September 29, 2009 — The University of Virginia School of Nursing has received federal stimulus funding from the American Recovery and Reinvestment Act to support five undergraduate and graduate student interns in the Rural Health Care Research Center in 2009, and eight positions beginning in 2010.
The goals of the internship program are to support the research productivity of faculty as well as provide students an exposure to rural health care and nursing research.
"This funding will play an essential role in expanding our research and outreach efforts, while creating wonderful opportunities for our students and also students from other universities," said Beth Merwin, Madge Jones Professor of Nursing and the school's associate dean for research. "We were grateful for the opportunity to apply for this funding and pleased that our programs were singled out among so many applicants. Exposing students early in their careers to rural research may influence their future career choices and contributions."
Each intern is assigned to assist specific faculty members and is required to take part in weekly seminars to learn about the various rural research projects being conducted at the school as well as how the academic studies develop and evolve.
Brian Andrew, a recent graduate of Stanford University with a degree in human biology, is one of the interns and has worked with four different faculty members. A Virginia native, Andrew moved to Charlottesville in order to take his last prerequisite class for medical school and to study for the MCAT. When he came across an advertisement for the Rural Health Care Research internship program on Craigslist, it "sounded too good to be true," he said.
"I've especially enjoyed the variety that the internship has afforded," Andrew said. In addition to working in the neuroscience lab of Lisa Goehler, Andrew has performed census research for use in Pamela Kulbok's study concerning the value of interventions to prevent cigarette smoking in rural adolescent males. Also, Andrew has conducted research concerning nurse practitioners as colposcopists for Merwin, and has assisted Irma Mahone with a grant proposal for a study to research the use of decision aids by Region Ten for the treatment of the severely mentally ill.
"My internship at the School of Nursing has been a great learning experience and I'd like to see others take advantage of the opportunity in the future," Andrew said.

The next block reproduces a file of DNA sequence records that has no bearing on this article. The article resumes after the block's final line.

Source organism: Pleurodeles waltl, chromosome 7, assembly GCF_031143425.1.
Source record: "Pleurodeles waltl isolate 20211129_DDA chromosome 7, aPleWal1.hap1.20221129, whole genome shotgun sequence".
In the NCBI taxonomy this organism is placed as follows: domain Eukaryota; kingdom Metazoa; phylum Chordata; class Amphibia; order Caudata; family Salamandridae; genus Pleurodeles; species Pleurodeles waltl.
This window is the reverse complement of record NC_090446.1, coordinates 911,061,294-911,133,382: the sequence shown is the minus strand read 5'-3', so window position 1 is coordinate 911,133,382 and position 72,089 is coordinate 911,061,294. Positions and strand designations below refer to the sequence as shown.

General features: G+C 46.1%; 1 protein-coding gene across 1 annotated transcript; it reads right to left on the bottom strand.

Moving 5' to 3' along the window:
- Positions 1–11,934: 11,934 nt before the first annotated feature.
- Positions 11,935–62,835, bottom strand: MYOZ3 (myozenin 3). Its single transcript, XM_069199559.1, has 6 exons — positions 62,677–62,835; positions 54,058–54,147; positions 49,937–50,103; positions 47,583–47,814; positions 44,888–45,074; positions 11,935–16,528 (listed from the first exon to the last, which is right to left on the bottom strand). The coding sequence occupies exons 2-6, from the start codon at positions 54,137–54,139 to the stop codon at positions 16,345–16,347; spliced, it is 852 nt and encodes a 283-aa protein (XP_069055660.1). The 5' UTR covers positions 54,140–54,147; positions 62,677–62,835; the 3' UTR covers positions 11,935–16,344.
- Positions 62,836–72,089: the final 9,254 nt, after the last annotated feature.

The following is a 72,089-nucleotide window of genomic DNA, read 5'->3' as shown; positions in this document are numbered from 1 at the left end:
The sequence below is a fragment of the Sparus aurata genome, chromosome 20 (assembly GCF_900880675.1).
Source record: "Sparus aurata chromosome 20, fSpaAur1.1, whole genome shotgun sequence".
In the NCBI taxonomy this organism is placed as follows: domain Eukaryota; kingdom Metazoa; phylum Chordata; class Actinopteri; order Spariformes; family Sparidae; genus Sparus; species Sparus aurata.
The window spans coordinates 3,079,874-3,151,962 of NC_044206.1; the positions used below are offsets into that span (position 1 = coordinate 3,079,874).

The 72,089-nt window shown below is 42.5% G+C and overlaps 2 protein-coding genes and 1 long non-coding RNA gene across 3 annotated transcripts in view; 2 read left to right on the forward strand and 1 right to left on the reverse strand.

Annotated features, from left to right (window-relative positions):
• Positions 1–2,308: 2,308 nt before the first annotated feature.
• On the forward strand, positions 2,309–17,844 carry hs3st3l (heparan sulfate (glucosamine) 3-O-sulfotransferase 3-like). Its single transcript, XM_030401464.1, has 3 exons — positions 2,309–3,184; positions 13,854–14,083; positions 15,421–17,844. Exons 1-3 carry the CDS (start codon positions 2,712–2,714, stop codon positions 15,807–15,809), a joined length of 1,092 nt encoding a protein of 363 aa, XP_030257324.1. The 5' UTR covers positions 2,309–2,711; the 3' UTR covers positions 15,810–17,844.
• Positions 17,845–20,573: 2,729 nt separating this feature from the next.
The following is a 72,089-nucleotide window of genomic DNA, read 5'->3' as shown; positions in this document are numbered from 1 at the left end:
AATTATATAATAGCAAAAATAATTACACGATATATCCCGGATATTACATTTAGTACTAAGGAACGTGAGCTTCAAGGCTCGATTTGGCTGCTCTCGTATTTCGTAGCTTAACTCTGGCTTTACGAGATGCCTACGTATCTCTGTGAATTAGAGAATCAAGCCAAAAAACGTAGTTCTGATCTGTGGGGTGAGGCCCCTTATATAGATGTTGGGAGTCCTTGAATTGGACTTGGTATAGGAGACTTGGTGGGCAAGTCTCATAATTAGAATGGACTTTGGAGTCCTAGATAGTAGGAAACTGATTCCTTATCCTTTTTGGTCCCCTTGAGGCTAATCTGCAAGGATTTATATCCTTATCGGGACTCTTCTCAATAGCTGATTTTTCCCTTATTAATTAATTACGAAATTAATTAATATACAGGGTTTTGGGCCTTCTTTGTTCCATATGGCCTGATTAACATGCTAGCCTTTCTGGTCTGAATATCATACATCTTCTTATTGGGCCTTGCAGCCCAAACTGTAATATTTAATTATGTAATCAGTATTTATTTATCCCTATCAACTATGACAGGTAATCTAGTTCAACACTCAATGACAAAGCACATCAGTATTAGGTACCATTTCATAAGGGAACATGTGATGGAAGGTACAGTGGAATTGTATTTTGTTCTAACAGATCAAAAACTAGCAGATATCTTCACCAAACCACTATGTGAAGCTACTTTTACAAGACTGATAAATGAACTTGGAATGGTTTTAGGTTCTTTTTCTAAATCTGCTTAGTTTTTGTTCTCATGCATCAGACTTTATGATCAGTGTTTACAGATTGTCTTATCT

Simona Parvulescu-Codrea, another intern in Rural Health Care Research program, agrees.
Parvulescu-Codrea, a native of Romania, is working toward her second master's degree through the Clinical Nurse Leader program at U.Va. In addition to taking classes and participating in the Rural Health Care Research internship program, Parvulescu-Codrea is employed as a part-time nurse at Hampton Roads Specialty Hospital in Newport News.
With two decades of clinical practice and experience as a physician in Denmark, Parvulescu-Codrea truly understands the importance of nursing research. "It is what I really love to do because it is the foundation to the treatment and practices we use every day as nurses," Parvulescu-Codrea said, "and, I believe as a caregiver, that when we conduct research, we have a greater understanding when it comes to patient care."
During her time as a Rural Health Care Research Center intern, Parvulescu-Codrea has worked closely with Ishan Williams and Sharon Utz on their study that concentrates on the African-American population and how to better manage diabetes and prevention of its complications through culturally tailored education. Parvulescu-Codrea has also worked with Williams and Karen Rose on a study that will explore perspectives from health care professionals with expertise in dementia care in order to reach a consensus on the important items to be included in a family quality-of-life questionnaire.
Additionally, she has assisted Arlene Keeling on a historical study that is focused on the flu pandemic of 1918 and how the policies and procedures relate to those currently being used in the recent H1N1 virus outbreak.
The other interns assisting the nursing faculty on different levels of their research are: second-year undergraduate student Premkumar Periyasamy; recent graduate Meghan Sheely; and Tasmin Fanning, a 2009 Virginia Tech graduate.
About the Rural Health Care Research Center
The Rural Health Care Research Center is funded by the National Institutes of Health's National Institute of Nursing Research and has been receiving funding for five years. The goal of the center is to increase the quality of rural health care through interdisciplinary research by focusing on the following objectives:
- Design novel interventions to meet specific needs of rural people in culturally appropriate ways.
- Use technology to deliver clinical and system interventions in rural settings.
- Adapt interventions developed in tertiary health care settings for use in rural areas.
- Training rural health care providers in new assessment and therapeutic techniques and system improvements.
Each rural community is different, so it is hard to implement practices but by conducting and disseminating research, a better system can be put to use.